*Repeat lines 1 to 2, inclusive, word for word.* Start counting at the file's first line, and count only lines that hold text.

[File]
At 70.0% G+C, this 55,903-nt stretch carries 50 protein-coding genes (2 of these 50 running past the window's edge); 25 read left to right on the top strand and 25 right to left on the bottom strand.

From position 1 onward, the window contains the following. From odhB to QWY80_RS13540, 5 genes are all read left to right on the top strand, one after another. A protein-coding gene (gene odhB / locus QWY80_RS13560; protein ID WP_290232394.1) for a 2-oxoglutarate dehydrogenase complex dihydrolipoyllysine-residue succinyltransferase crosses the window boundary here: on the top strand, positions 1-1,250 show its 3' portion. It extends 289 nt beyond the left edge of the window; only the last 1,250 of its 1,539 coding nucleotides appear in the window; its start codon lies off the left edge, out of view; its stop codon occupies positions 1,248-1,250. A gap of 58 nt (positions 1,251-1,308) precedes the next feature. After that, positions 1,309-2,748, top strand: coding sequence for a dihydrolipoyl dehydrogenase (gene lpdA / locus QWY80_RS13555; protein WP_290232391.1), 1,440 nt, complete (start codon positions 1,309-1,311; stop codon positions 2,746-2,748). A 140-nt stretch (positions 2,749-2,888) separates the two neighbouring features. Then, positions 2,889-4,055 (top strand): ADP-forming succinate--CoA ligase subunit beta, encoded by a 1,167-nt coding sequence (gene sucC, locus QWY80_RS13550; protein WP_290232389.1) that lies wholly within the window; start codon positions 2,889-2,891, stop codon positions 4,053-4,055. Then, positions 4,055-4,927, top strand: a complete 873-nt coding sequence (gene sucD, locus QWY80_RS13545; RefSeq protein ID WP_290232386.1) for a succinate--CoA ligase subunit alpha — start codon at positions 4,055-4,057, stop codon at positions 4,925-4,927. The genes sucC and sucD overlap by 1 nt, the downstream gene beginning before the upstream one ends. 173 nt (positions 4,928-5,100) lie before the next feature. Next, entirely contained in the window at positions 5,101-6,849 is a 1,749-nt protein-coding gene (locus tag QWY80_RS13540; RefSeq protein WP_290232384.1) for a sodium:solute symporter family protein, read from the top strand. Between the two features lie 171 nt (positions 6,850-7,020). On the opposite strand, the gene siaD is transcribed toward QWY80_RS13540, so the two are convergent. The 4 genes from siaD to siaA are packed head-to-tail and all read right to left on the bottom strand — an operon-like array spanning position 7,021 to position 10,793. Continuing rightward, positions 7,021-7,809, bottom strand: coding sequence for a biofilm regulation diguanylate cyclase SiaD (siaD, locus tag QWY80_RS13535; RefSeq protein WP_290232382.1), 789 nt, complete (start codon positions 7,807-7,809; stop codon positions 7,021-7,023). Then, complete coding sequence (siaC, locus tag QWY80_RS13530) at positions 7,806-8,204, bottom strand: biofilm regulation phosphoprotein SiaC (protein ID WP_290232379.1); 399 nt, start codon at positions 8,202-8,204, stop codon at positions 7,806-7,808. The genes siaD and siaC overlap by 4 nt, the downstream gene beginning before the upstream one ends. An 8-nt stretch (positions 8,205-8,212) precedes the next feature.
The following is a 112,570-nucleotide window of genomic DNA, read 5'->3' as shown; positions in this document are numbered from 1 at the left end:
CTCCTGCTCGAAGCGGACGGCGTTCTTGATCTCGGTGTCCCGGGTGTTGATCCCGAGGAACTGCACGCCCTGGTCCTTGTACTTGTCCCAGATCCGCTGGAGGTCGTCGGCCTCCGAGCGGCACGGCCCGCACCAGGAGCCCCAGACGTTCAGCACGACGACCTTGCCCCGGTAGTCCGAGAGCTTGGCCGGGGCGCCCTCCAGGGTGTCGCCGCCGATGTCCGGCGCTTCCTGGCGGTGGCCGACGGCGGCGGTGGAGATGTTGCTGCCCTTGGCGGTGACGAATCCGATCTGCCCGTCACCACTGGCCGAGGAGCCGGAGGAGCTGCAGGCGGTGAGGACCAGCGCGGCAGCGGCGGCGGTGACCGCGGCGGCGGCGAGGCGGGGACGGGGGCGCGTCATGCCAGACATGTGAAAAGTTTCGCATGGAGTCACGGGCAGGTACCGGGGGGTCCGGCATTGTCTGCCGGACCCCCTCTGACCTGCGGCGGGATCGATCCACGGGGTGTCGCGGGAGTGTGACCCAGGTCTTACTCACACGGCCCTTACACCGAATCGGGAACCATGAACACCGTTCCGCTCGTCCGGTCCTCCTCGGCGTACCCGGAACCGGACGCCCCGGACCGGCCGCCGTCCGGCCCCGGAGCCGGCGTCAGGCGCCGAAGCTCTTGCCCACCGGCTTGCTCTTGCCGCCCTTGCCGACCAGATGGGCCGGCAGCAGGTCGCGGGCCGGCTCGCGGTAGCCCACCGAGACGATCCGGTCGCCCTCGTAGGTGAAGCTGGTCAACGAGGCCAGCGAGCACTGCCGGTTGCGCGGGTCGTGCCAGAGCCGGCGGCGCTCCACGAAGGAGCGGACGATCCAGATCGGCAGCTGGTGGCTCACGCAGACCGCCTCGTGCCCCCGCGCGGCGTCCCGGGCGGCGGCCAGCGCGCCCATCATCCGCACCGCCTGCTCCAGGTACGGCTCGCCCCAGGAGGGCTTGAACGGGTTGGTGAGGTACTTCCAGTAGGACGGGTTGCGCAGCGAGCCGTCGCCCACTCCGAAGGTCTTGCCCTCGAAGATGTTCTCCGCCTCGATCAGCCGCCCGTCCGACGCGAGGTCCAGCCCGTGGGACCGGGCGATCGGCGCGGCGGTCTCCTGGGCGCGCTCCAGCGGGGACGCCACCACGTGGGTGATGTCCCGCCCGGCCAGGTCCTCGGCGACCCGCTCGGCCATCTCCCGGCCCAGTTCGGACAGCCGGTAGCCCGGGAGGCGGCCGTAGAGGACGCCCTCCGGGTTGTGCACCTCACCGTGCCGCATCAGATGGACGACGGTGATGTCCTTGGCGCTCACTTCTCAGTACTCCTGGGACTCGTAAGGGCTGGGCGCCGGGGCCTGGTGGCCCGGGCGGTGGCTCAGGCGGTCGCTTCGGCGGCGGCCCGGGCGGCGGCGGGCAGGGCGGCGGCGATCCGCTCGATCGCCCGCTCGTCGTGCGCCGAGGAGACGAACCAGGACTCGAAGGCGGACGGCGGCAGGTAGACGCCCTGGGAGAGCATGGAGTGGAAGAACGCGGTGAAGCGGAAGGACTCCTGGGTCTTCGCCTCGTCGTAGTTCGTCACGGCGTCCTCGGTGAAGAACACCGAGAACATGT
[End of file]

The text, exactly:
At 70.0% G+C, this 55,903-nt stretch carries 50 protein-coding genes (2 of these 50 running past the window's edge); 25 read left to right on the top strand and 25 right to left on the bottom strand.

From position 1 onward, the window contains the following. From odhB to QWY80_RS13540, 5 genes are all read left to right on the top strand, one after another. A protein-coding gene (gene odhB / locus QWY80_RS13560; protein ID WP_290232394.1) for a 2-oxoglutarate dehydrogenase complex dihydrolipoyllysine-residue succinyltransferase crosses the window boundary here: on the top strand, positions 1-1,250 show its 3' portion. It extends 289 nt beyond the left edge of the window; only the last 1,250 of its 1,539 coding nucleotides appear in the window; its start codon lies off the left edge, out of view; its stop codon occupies positions 1,248-1,250. A gap of 58 nt (positions 1,251-1,308) precedes the next feature. After that, positions 1,309-2,748, top strand: coding sequence for a dihydrolipoyl dehydrogenase (gene lpdA / locus QWY80_RS13555; protein WP_290232391.1), 1,440 nt, complete (start codon positions 1,309-1,311; stop codon positions 2,746-2,748). A 140-nt stretch (positions 2,749-2,888) separates the two neighbouring features. Then, positions 2,889-4,055 (top strand): ADP-forming succinate--CoA ligase subunit beta, encoded by a 1,167-nt coding sequence (gene sucC, locus QWY80_RS13550; protein WP_290232389.1) that lies wholly within the window; start codon positions 2,889-2,891, stop codon positions 4,053-4,055. Then, positions 4,055-4,927, top strand: a complete 873-nt coding sequence (gene sucD, locus QWY80_RS13545; RefSeq protein ID WP_290232386.1) for a succinate--CoA ligase subunit alpha — start codon at positions 4,055-4,057, stop codon at positions 4,925-4,927. The genes sucC and sucD overlap by 1 nt, the downstream gene beginning before the upstream one ends. 173 nt (positions 4,928-5,100) lie before the next feature. Next, entirely contained in the window at positions 5,101-6,849 is a 1,749-nt protein-coding gene (locus tag QWY80_RS13540; RefSeq protein WP_290232384.1) for a sodium:solute symporter family protein, read from the top strand. Between the two features lie 171 nt (positions 6,850-7,020). On the opposite strand, the gene siaD is transcribed toward QWY80_RS13540, so the two are convergent. The 4 genes from siaD to siaA are packed head-to-tail and all read right to left on the bottom strand — an operon-like array spanning position 7,021 to position 10,793. Continuing rightward, positions 7,021-7,809, bottom strand: coding sequence for a biofilm regulation diguanylate cyclase SiaD (siaD, locus tag QWY80_RS13535; RefSeq protein WP_290232382.1), 789 nt, complete (start codon positions 7,807-7,809; stop codon positions 7,021-7,023). Then, complete coding sequence (siaC, locus tag QWY80_RS13530) at positions 7,806-8,204, bottom strand: biofilm regulation phosphoprotein SiaC (protein ID WP_290232379.1); 399 nt, start codon at positions 8,202-8,204, stop codon at positions 7,806-7,808. The genes siaD and siaC overlap by 4 nt, the downstream gene beginning before the upstream one ends. An 8-nt stretch (positions 8,205-8,212) precedes the next feature.